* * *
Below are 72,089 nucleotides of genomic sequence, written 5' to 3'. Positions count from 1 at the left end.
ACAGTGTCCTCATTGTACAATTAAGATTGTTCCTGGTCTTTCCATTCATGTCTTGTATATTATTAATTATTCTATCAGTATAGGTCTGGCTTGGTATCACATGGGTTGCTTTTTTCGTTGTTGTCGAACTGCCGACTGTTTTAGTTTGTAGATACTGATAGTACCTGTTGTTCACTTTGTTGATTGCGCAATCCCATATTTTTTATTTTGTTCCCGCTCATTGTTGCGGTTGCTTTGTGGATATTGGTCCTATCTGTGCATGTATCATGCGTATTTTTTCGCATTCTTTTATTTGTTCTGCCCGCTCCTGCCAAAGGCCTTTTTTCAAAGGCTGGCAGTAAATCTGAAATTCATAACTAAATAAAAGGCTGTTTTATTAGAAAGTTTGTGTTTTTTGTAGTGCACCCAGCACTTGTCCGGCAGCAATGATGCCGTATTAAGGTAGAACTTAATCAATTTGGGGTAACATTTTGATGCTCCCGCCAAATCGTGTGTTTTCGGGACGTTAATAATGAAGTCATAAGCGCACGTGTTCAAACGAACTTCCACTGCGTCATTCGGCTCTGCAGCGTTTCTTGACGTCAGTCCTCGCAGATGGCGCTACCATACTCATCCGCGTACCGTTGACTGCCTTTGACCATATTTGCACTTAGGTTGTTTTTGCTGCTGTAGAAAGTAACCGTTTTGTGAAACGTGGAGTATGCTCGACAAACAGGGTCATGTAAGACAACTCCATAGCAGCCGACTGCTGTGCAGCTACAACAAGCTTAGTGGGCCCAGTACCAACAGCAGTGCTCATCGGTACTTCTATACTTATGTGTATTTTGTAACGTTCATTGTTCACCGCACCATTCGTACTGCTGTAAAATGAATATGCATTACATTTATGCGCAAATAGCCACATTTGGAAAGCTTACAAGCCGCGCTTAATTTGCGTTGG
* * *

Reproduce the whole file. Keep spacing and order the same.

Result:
Below are 72,089 nucleotides of genomic sequence, written 5' to 3'. Positions count from 1 at the left end.
ACAGTGTCCTCATTGTACAATTAAGATTGTTCCTGGTCTTTCCATTCATGTCTTGTATATTATTAATTATTCTATCAGTATAGGTCTGGCTTGGTATCACATGGGTTGCTTTTTTCGTTGTTGTCGAACTGCCGACTGTTTTAGTTTGTAGATACTGATAGTACCTGTTGTTCACTTTGTTGATTGCGCAATCCCATATTTTTTATTTTGTTCCCGCTCATTGTTGCGGTTGCTTTGTGGATATTGGTCCTATCTGTGCATGTATCATGCGTATTTTTTCGCATTCTTTTATTTGTTCTGCCCGCTCCTGCCAAAGGCCTTTTTTCAAAGGCTGGCAGTAAATCTGAAATTCATAACTAAATAAAAGGCTGTTTTATTAGAAAGTTTGTGTTTTTTGTAGTGCACCCAGCACTTGTCCGGCAGCAATGATGCCGTATTAAGGTAGAACTTAATCAATTTGGGGTAACATTTTGATGCTCCCGCCAAATCGTGTGTTTTCGGGACGTTAATAATGAAGTCATAAGCGCACGTGTTCAAACGAACTTCCACTGCGTCATTCGGCTCTGCAGCGTTTCTTGACGTCAGTCCTCGCAGATGGCGCTACCATACTCATCCGCGTACCGTTGACTGCCTTTGACCATATTTGCACTTAGGTTGTTTTTGCTGCTGTAGAAAGTAACCGTTTTGTGAAACGTGGAGTATGCTCGACAAACAGGGTCATGTAAGACAACTCCATAGCAGCCGACTGCTGTGCAGCTACAACAAGCTTAGTGGGCCCAGTACCAACAGCAGTGCTCATCGGTACTTCTATACTTATGTGTATTTTGTAACGTTCATTGTTCACCGCACCATTCGTACTGCTGTAAAATGAATATGCATTACATTTATGCGCAAATAGCCACATTTGGAAAGCTTACAAGCCGCGCTTAATTTGCGTTGG